COMMENTARY: Courtesy is Kindness in Action 749.3

As a society, we have become almost obsessed with identifying and asserting our rights – to think, say, and do what we want. That’s not surprising, given the history of our country and the prominent role the Constitution and Bill of Rights have played in shaping our culture.

We have a right to be unkind, thoughtless, and disrespectful – but it isn’t right.

Ralph Waldo Emerson pointed out, “Life is short but there is always time for courtesy.”

The idea is to act in ways that make the people we are dealing with feel valued. Courtesy is kindness in action.

It starts with good manners – saying please, thank you, and excuse me. But real courtesy involves more thoughtful ways of showing respect. Courtesy is a form of kindness.
It matters how we address people and how we greet them, as well as how we eat, talk, and cough in their presence.

Courtesy involves remembering important occasions, buying thoughtful gifts, and sending personal thank-you notes.

Making people feel important is part of courtesy, so it’s important to remember that whether or not people remember what we say or do, they do remember how we made them feel.

Make eye contact, truly listen, and show genuine interest in the lives of others by asking them questions and remembering their answers. A good start is to keep in mind H. Jackson Brown’s insight: “Everyone you meet is afraid of something, loves something, and has lost something.”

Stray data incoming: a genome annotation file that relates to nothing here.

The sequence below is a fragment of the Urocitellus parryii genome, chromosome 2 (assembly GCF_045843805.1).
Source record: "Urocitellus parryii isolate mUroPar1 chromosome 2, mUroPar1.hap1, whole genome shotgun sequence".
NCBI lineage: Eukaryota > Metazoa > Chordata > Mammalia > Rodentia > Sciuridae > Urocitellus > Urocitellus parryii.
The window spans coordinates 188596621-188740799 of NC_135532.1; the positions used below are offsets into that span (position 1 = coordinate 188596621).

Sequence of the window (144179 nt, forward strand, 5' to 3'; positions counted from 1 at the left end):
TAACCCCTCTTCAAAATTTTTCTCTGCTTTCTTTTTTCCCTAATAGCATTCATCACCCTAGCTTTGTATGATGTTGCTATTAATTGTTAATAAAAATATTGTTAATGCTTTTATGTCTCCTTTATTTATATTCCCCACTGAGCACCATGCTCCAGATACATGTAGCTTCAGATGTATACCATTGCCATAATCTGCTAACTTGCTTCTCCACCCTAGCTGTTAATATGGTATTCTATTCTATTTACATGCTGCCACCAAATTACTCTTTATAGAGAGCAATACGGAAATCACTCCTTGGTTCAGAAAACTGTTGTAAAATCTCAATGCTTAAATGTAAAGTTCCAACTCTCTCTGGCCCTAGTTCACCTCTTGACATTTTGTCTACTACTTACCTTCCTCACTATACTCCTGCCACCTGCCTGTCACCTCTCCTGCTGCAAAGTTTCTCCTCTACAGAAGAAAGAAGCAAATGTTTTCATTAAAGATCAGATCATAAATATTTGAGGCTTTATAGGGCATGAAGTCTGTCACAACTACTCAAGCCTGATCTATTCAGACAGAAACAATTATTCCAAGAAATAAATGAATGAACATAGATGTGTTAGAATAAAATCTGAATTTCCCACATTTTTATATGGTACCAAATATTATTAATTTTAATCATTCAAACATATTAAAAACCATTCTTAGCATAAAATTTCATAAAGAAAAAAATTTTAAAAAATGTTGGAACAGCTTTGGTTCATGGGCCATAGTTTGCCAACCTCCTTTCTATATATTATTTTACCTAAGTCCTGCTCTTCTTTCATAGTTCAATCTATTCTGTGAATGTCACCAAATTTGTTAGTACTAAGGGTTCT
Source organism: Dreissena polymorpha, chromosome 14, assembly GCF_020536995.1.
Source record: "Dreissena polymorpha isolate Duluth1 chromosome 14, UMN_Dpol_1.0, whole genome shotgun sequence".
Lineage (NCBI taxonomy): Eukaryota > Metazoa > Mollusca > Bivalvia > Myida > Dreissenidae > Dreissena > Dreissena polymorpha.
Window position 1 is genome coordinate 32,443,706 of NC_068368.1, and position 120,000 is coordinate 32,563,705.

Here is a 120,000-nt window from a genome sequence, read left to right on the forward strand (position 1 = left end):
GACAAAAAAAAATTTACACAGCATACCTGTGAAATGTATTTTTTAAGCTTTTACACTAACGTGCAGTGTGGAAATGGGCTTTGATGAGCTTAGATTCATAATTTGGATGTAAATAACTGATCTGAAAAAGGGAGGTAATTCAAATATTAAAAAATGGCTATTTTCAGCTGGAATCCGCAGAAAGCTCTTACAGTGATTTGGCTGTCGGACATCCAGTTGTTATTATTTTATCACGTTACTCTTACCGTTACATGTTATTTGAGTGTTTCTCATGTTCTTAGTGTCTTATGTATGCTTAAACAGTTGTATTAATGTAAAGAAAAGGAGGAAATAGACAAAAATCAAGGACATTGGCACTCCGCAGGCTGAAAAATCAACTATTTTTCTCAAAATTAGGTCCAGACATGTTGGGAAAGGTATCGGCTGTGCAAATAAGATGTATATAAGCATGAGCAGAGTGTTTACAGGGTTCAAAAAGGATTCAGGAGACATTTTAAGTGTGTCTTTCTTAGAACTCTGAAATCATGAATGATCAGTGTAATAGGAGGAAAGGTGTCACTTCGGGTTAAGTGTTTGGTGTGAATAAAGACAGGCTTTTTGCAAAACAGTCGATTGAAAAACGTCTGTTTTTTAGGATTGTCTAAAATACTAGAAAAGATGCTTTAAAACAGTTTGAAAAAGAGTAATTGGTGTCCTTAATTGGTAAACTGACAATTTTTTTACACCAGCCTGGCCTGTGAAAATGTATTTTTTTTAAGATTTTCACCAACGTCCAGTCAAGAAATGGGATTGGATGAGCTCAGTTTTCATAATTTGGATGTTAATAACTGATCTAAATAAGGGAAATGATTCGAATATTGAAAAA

Always be kinder than necessary because you can never be too kind.

This is Michael Josephson reminding you that character counts.

Comments 4

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  1. As an elementary school counselor, I am committed to helping build young children’s characters, and laying a solid foundation that will keep them grounded throughout their adulthood lives. If ethics and moral values are instilled in individuals during their formative years, they are more likely to exhibit the character traits that are positive and right. Michael, thank you for such an insightful article, and for reminding a generation that good old fashioned manners are still relevant and appreciated.

    Rena Giles-Rice, EdD., NBCT

  2. “Kill them with Kindness”, “Until you walk in their shoes….”, Treat others as you want to be treated”, and my favorite from my Mom, “You can catch more flies with honey.” are mottos/quotes that I attribute to my success in my professional undertakings and everyday life.

    Of course, I had to tell my Mom, “Ooo! Who wants a lot of flies.”

    In the small town I moved to two years ago very few people deliver complements. Guess it’s so small they’re more like family members (unfortunately) than friends and neighbors. When I tell someone how nice their hair looks, or how cool their attire is, or any complement there’s always a look of disbelief and “Who Are You?” before they acknowledge the comment.

    It has always amazed me how most of us take our family for granted. We’ll treat people we hardly know, much less love, better that we do family members. Considerate comes from consider. We should do that before we heep expectations on each other.

    You are correct Sir. You can never be too kind.

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